It may only be September, but in a blink of an eye, the holiday season, or as I like to call it, no reason season, will be here, and for many of us, that means a lot of socializing. From office parties to family get-togethers to friends’ nights out, there are seemingly endless opportunities to celebrate with those we love. But what if you’re not feeling festive? What if the thought of attending another holiday party makes you want to curl up in bed with a good book instead?
If you’re living with a chronic illness, it can be especially difficult to muster up the energy to socialize during the holiday season. You may find yourself turning down invitations or making excuses for why you can’t attend certain events. And that’s perfectly okay! It’s important to listen to your body and do what feels right for you. This week’s journal prompt will help you understand why it’s perfectly acceptable to say no.
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No Reason Season – Journal Prompt 9/4/2022
Do you feel guilty for saying no or turning down invitations?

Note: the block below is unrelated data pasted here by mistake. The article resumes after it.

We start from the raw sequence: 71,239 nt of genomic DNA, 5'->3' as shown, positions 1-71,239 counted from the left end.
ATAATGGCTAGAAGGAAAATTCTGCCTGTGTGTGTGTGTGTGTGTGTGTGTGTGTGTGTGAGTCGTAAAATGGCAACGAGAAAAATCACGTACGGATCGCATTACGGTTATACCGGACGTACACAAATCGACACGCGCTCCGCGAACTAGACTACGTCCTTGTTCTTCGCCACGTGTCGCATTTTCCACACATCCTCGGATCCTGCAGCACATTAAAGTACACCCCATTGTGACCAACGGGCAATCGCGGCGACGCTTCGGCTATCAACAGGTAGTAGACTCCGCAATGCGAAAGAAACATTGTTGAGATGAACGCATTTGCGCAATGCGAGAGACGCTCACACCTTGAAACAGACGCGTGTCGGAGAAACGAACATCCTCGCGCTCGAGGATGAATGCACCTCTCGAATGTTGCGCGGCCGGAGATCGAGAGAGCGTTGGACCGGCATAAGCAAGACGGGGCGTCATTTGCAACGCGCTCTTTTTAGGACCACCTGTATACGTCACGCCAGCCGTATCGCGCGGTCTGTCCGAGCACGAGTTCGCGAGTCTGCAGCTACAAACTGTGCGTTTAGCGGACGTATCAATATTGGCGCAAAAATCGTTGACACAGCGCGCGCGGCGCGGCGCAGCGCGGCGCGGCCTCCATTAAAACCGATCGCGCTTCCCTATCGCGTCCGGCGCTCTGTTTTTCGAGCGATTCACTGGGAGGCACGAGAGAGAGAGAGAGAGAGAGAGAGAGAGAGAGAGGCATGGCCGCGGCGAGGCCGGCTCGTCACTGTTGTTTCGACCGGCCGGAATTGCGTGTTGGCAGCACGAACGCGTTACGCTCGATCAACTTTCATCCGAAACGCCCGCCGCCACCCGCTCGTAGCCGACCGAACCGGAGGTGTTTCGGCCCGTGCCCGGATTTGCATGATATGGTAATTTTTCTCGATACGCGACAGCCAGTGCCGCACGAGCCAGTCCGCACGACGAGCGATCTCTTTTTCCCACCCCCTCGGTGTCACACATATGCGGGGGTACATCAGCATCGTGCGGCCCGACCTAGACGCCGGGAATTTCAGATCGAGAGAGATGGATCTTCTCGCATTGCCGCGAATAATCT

Why or why not?
If you answered yes, keep reading for a reminder of why you should not.
Saying No is Hard, But it’s Necessary
It can be difficult to say no, especially when you’re already dealing with so much. But sometimes, saying no is the best thing you can do for yourself. This holiday season, if you’re feeling overwhelmed or just not up for it, don’t hesitate to turn down invitations or requests. Your friends and family will understand.
Chronic illness can be unpredictable, and sometimes flare-ups happen at the most inopportune times. If you’re dealing with a flare-up during the holidays, don’t try to power through it. Listen to your body and take the time you need to recover. Don’t let anyone make you feel guilty for taking care of yourself.
Awkward silence is an acceptable answer, too.
If you’re not up for socializing this holiday season, that’s okay too. Sometimes, the best thing you can do is just take a step back and take some time for yourself. If someone asks why you’re not participating in holiday activities or why you’re not joining in on the fun, it’s okay to give them a vague answer or even just stay silent. You don’t owe anyone an explanation. Just because you have a chronic illness doesn’t mean you have to over-explain yourself all the time.
The holiday season can be a difficult time for those of us who are living with a chronic illness. We may find ourselves turning down invitations or making excuses for why we can’t attend certain events. But it’s important to listen to our bodies and do what feels right for us. So if you find yourself saying no more often than usual this holiday season, don’t feel guilty about it—you’re entitled to put your health first!
Happy no-reason season!